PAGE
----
One topic of YALSA 101 was advocacy. I did not realize how many options there are to easily approach our legislators to advocate for libraries. I can participate in National Library Legislative Day by going to the offices of my legislators in my state or Washington, D.C. I can tweet or email them if I am unable to travel and I can do this anytime I want to. One idea I came away with is inviting a local politician who is a stakeholder such as a school superintendent, town selectman, or school board member to come be “Librarian for Day” so they can see my job in action.
I had forgotten about YALSA’s YouTube channel. YALSA Academy has a series of short, five minute long videos for training or inspiration. You can take a quick break and get ideas for maker spaces, coding, Twitter basics, or starting a mock Printz award program. Any librarian can create a video for YALSA Academy, so think about showing off something you do for summer learning/reading, Teen Read Week or Teen Tech Week. As a brand new feature, the YouTube channel also has “snack break” videos that are about fifteen minutes long. These videos give guidance on partnering with a local museum or assessing program impact.
Don’t forget to login on Monday, June 13, 2016, from 2 – 3 pm Eastern for a Town Hall Discussion!
The Town Hall will be about the Organizational Plan that the Board just approved. See President Candice Mack’s recent blog post for more information.
The Town Hall will be led by Candice and me, and we’ll be joined by many board members, too. The agenda is as follows:
2:00 – 2:15 pm: Overview of the Organizational Plan & Steps Already Taken
2:15 – 2:45 pm: Discussion with Participants about Involvement & Engagement Activities
Question to Ponder: What YALSA member engagement activities have you found most meaningful?
2:45 – 3 pm: Q&A and Wrap-Up
If you can’t make it to the virtual town hall, but you’re attending ALA Annual in Orlando, we’d love to see you at the session What’s New in YALSA and How You Can Be a Part of It! The session will be on Saturday, June 25th, from 8:30-10 am at the Rosen Centre, Room Salon 03/04. It will be similar to the virtual town hall, and YALSA’s strategic guru Eric Meade will join the discussion. You can find out more about the Whole Mind Strategy Group in this interview with YALSA Board member Kate McNair.
We’ll be using a format that the Board has been using to meet virtually– Zoom. You don’t have to use video, but it does make conversation easier. And we always love when cute animals accidentally walk in front of the screen!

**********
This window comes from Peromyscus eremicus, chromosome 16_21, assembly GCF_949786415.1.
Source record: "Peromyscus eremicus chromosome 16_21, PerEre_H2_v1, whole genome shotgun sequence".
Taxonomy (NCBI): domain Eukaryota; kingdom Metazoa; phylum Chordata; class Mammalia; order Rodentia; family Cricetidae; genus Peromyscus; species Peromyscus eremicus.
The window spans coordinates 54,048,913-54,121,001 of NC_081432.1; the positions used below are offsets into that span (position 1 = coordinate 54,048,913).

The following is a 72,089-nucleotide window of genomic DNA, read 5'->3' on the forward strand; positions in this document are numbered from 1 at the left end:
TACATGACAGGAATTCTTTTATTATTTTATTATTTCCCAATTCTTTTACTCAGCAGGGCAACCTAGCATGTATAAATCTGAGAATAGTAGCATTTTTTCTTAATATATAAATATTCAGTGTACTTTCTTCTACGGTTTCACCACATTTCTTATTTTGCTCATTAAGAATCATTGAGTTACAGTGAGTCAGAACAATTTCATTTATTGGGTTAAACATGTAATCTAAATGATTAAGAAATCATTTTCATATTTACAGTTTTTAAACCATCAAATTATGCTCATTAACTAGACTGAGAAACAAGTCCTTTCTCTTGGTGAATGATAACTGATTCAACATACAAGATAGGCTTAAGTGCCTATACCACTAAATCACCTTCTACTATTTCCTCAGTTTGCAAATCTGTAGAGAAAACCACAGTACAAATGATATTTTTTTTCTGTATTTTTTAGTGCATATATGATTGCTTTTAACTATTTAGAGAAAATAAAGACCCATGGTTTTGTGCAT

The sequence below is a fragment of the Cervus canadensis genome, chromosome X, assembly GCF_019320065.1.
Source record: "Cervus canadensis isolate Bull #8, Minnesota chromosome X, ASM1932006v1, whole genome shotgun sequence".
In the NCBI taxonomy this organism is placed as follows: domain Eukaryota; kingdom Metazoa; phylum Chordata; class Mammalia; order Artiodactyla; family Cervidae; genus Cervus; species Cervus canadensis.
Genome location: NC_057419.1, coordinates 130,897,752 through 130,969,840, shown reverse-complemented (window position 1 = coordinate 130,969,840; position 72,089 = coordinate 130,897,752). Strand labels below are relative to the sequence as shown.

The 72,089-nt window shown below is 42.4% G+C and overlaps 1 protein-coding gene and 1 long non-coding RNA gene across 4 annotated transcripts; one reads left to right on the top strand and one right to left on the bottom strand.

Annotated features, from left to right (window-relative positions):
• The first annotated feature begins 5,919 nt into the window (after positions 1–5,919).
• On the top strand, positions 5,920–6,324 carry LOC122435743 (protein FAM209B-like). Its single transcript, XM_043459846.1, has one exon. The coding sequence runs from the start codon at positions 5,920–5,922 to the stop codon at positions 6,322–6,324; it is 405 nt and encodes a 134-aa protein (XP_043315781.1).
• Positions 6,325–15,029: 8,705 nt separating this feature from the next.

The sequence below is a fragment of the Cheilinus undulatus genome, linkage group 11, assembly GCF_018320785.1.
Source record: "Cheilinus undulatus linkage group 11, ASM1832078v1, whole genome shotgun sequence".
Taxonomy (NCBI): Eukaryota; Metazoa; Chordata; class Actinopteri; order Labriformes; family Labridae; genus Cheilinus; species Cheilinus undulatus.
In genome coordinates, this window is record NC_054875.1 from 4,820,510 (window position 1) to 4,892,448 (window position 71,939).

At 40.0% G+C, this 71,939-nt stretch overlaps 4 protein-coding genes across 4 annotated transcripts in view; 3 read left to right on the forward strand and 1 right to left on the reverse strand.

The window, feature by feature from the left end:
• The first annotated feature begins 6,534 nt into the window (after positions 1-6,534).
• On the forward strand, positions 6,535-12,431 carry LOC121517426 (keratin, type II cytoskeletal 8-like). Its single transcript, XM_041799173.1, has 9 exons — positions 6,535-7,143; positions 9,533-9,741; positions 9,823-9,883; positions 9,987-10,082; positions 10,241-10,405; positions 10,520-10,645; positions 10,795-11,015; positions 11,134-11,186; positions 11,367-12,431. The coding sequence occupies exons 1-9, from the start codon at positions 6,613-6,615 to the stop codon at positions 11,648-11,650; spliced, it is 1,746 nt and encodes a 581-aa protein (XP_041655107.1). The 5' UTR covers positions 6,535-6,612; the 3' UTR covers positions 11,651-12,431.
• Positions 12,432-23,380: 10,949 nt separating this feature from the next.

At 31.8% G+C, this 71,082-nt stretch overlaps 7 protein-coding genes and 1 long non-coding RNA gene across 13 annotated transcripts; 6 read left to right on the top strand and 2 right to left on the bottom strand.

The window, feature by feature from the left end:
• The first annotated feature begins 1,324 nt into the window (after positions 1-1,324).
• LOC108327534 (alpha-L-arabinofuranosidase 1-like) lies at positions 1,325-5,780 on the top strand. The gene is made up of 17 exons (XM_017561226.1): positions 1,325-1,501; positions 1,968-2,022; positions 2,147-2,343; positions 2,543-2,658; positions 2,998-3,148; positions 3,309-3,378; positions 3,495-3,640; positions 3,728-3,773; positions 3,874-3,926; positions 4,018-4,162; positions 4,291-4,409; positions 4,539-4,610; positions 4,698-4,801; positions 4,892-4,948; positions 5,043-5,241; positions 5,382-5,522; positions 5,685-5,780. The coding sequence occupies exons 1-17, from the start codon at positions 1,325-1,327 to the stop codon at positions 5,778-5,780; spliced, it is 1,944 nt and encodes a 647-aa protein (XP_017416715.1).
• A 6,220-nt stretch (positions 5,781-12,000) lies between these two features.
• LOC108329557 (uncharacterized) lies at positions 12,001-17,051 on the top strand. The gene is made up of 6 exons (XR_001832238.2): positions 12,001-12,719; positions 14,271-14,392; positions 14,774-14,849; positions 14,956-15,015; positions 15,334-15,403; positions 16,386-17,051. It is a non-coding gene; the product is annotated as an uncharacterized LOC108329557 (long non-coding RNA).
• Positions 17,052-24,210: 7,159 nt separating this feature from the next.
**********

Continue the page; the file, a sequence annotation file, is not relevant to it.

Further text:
Email the YALSA Office soon to receive the login information: email@example.com
I was extremely fortunate to be able to attend ALA’s National Library Legislative Day (NLLD) 2016 with a travel stipend from the Friends of YALSA. So I’d like to thank YALSA and the Friends for this wonderful opportunity. Here are a few of my thoughts on those days.
The week before NLLD I had a phone conversation with my state (CA) NLLD coordinator, Deborah Doyle. I like to be prepared so it was helpful to have an idea of what would be happening while I was in DC and what was expected of me. Deborah was great about outlining the main events – the Sunday training for newcomers, the Monday all day briefing with a succession of speakers, and then Tuesday, the actual day, where we would be visiting offices with folders and offering our own brief comments on the information we wanted to impart. As Deborah put it, Tuesday would be “off to the races,” where we would be seeing lots of people. She even gave me advice on what to wear, including checking the weather frequently in advance – advice I should have taken more seriously, because I ended up having to buy a warmer coat while I was there. Who knew it was going to be so cold in DC in May?
The Sunday newcomer training was useful, too, since I’m definitely a novice in this kind of advocacy. My only experience in the past was going to Legislative Day in California many years ago and so I wasn’t sure what to expect as I anticipated the long halls of these very official looking Washington DC buildings. The training was helpful and included how to make our points, how to present our “ask” – what we wanted from them – and the issues we needed to emphasize. We were encouraged to know their interests, use storytelling as a tool and follow up with them afterwards.
The Monday all-day briefing was fascinating. The room was full of library folks from all across the U.S., all there to advocate for critical issues, like confirming Dr. Carla Hayden as Librarian of Congress, funding for school libraries, the Freedom of Information Act Reform, the Email Privacy Act, support of the Lifeline Program and net neutrality rules, and ratification of the Marrakesh Treaty, for those with print disabilities. An issue that had just arisen was the House bill that would prevent the Library of Congress from changing the LC term “illegal aliens” to less pejorative and biased language.